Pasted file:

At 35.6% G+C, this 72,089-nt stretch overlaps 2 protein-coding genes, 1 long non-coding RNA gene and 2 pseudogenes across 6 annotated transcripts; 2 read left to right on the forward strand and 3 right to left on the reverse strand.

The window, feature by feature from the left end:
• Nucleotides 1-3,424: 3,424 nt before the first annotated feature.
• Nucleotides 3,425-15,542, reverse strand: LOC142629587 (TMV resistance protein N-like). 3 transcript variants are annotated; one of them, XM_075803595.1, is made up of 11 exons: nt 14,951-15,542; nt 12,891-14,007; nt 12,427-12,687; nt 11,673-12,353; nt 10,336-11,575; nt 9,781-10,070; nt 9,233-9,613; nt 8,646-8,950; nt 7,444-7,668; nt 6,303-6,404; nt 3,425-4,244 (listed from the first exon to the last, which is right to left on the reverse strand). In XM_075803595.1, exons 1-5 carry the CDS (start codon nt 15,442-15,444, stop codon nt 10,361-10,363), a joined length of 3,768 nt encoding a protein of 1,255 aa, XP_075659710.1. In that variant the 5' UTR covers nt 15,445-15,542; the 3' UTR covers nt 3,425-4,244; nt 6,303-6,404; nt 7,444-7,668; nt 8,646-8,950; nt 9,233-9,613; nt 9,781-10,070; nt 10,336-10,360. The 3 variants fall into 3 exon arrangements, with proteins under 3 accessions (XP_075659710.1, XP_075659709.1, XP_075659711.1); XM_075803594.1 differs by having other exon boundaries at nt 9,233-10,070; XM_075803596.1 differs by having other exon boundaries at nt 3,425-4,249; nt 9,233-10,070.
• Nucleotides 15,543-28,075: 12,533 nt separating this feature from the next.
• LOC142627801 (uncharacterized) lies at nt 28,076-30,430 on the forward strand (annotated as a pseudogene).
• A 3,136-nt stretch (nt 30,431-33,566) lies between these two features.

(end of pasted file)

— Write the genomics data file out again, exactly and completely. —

At 35.6% G+C, this 72,089-nt stretch overlaps 2 protein-coding genes, 1 long non-coding RNA gene and 2 pseudogenes across 6 annotated transcripts; 2 read left to right on the forward strand and 3 right to left on the reverse strand.

The window, feature by feature from the left end:
• Nucleotides 1-3,424: 3,424 nt before the first annotated feature.
• Nucleotides 3,425-15,542, reverse strand: LOC142629587 (TMV resistance protein N-like). 3 transcript variants are annotated; one of them, XM_075803595.1, is made up of 11 exons: nt 14,951-15,542; nt 12,891-14,007; nt 12,427-12,687; nt 11,673-12,353; nt 10,336-11,575; nt 9,781-10,070; nt 9,233-9,613; nt 8,646-8,950; nt 7,444-7,668; nt 6,303-6,404; nt 3,425-4,244 (listed from the first exon to the last, which is right to left on the reverse strand). In XM_075803595.1, exons 1-5 carry the CDS (start codon nt 15,442-15,444, stop codon nt 10,361-10,363), a joined length of 3,768 nt encoding a protein of 1,255 aa, XP_075659710.1. In that variant the 5' UTR covers nt 15,445-15,542; the 3' UTR covers nt 3,425-4,244; nt 6,303-6,404; nt 7,444-7,668; nt 8,646-8,950; nt 9,233-9,613; nt 9,781-10,070; nt 10,336-10,360. The 3 variants fall into 3 exon arrangements, with proteins under 3 accessions (XP_075659710.1, XP_075659709.1, XP_075659711.1); XM_075803594.1 differs by having other exon boundaries at nt 9,233-10,070; XM_075803596.1 differs by having other exon boundaries at nt 3,425-4,249; nt 9,233-10,070.
• Nucleotides 15,543-28,075: 12,533 nt separating this feature from the next.
• LOC142627801 (uncharacterized) lies at nt 28,076-30,430 on the forward strand (annotated as a pseudogene).
• A 3,136-nt stretch (nt 30,431-33,566) lies between these two features.